One of the ingredients that the recipe asks is lime zest, which is easily substituted by lemon zest.  The taste of the zest will not be overpowering; it stays as a subtle undertone.  After shredded coconut is added, the meringue will deflate because it serves as the “glue” that holds the coconut together.  The macaroons will slightly rise during the process of baking because of the meringue as well.  The baking time according to the recipe is 18-22 minutes, but so far, the average time I take is 10 minutes.  Given the power of oven varies, the rule of thumb is once the top and bottom layers of coconut turns brown, it is done.

Enjoy the macaroons!

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Adding coconut flakes to meringue

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Macaroons ready for baking

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Macaroons done.  My favorite part is the browned coconut


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Jamming!

One of the best finds in my neighborhood is the farmers’ market nearby.  It is almost a treat to go there every Sunday because I know that I will find something new to try at one of the stands.  A way to preserve these fresh and beautiful produce is canning.  Some might argue that fresh fruits are best eaten fresh, but I think the jamming process brings out the flavor of the fruits and in some way, intensifies the aroma, and best of all, prolonging the shelf life of these flavors in forms of jam.

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Honey apriocts

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strawberries

I am by no means an expert on jam making, but from several less than perfect attempts, I have gathered some tips that are hopefully helpful to you.

  1. Sterilize the jars and lids.  Before you even prepare the fruit, be sure to sterilize jars and their lids in boiling water.  I place the jars in water and bring it to a boil for a couple minutes, and toss in the lids when water is boiling.  Sterilized jars will ensure the freshness and overall life of preserves or jam.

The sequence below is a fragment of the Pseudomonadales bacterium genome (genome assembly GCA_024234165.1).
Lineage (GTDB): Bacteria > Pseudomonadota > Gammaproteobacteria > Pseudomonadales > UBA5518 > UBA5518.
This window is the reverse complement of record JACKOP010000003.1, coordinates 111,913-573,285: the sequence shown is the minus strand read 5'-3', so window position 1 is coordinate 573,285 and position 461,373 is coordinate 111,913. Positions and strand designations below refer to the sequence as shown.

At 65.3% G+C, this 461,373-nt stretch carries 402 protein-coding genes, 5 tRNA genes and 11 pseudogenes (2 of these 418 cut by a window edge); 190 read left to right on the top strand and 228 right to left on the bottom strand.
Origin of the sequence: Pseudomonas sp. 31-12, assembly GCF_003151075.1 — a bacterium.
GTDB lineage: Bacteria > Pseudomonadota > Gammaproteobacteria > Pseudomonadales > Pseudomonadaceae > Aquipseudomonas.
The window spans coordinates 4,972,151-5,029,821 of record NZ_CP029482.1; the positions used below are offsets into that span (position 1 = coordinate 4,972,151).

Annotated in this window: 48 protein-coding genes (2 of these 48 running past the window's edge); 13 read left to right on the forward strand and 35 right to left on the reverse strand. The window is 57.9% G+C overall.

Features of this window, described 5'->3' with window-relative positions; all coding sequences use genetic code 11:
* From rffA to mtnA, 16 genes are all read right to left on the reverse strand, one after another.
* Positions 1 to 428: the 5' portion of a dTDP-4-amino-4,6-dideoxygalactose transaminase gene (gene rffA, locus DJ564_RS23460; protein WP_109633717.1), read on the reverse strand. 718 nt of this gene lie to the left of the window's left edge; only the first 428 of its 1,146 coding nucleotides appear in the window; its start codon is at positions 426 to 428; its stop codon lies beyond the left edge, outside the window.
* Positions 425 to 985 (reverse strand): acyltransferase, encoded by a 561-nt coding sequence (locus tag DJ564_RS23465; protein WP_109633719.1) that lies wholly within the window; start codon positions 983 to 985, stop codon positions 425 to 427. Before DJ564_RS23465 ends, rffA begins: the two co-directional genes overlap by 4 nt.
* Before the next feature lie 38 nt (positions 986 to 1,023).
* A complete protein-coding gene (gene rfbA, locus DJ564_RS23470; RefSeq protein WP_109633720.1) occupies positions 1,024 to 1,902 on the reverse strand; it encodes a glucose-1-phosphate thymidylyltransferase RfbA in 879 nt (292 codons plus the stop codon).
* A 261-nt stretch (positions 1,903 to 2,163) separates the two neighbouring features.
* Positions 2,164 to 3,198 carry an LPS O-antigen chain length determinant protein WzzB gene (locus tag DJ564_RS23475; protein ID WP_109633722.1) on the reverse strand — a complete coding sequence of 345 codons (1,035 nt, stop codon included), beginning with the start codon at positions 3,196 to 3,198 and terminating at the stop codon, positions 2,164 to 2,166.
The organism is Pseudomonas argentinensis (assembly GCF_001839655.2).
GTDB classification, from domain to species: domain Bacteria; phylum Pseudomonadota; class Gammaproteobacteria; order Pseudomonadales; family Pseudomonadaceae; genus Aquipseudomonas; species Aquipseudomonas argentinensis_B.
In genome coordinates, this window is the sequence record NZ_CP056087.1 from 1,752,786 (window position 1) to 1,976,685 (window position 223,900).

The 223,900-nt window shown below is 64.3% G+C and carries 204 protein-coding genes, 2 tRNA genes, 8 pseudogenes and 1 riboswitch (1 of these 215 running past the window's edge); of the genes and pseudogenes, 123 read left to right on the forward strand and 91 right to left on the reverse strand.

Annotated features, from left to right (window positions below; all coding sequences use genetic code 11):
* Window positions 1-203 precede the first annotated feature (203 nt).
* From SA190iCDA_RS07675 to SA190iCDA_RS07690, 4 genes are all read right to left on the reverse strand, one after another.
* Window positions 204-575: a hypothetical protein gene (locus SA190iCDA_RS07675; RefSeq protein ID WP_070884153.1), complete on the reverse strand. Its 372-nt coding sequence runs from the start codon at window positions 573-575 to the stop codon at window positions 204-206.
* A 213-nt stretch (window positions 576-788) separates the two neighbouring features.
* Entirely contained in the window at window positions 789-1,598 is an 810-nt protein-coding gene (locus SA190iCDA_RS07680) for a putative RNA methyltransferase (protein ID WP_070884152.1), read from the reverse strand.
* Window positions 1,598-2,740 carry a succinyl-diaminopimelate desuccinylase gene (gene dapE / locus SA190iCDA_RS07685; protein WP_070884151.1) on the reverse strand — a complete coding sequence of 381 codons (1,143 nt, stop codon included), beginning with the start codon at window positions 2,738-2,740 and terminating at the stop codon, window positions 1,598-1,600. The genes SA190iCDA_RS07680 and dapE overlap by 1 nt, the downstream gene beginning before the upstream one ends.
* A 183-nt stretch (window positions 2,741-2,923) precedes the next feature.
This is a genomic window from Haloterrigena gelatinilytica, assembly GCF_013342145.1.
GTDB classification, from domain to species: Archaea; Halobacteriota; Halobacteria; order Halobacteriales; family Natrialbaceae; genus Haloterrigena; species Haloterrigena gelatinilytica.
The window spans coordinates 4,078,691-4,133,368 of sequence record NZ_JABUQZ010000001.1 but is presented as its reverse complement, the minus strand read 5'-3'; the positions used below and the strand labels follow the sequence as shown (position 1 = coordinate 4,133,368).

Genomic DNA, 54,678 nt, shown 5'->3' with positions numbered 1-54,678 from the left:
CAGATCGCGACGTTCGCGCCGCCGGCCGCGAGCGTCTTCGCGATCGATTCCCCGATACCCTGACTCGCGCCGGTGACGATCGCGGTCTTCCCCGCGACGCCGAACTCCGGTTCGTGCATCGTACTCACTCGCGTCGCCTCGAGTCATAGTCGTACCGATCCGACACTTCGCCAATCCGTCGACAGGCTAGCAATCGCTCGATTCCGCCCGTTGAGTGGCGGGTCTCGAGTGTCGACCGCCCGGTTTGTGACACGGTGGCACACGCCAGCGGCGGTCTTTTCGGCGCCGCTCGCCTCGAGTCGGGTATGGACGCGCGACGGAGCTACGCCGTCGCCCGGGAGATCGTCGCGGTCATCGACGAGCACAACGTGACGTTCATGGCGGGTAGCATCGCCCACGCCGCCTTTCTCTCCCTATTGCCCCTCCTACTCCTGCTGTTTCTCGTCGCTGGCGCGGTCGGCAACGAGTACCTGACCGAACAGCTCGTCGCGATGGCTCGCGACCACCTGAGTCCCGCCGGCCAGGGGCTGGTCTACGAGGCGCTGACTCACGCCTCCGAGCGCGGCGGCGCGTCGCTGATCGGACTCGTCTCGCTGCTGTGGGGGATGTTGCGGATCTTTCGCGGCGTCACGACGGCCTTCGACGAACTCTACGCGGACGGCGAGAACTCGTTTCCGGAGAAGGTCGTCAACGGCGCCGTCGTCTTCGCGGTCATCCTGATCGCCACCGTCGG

2. Read the instructions that come with the pectin closely.  It will tell you the ratio of pectin to fruit. One brand of pectin I used came with calcium powder to help the congealing, but another brand did not.  It is always good to know what is involved before you begin the project!
  3. Use fresh and firm fruits. Make sure there is no bruises on the fruits because any cosmetic damages on fruit accelerates spoiling process.  After all, you want to capture the best taste of the season 🙂  
  4. If it is possible, use a wooden spatula to stir the fruit mixture.  Wooden spatula is easier to clean comparing to silicone one, thus less of a chance to have oil residue which will contaminate the fruit mixture.
  5. Stainless steel cookware is the ideal cooking utensil for cooking the fruit mixture.  The coating on nonstick utensils may react with acid in fruit and may peel.

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Ready to make jam!

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strawberry preserves

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apricot preserves

One thing I like the most about homemade jam is you can control how much sugar to put in; I prefer tart preserves or jam over sweet ones.  Besides the fresher taste and wonderful flavor, these jam can also be great homemade gifts!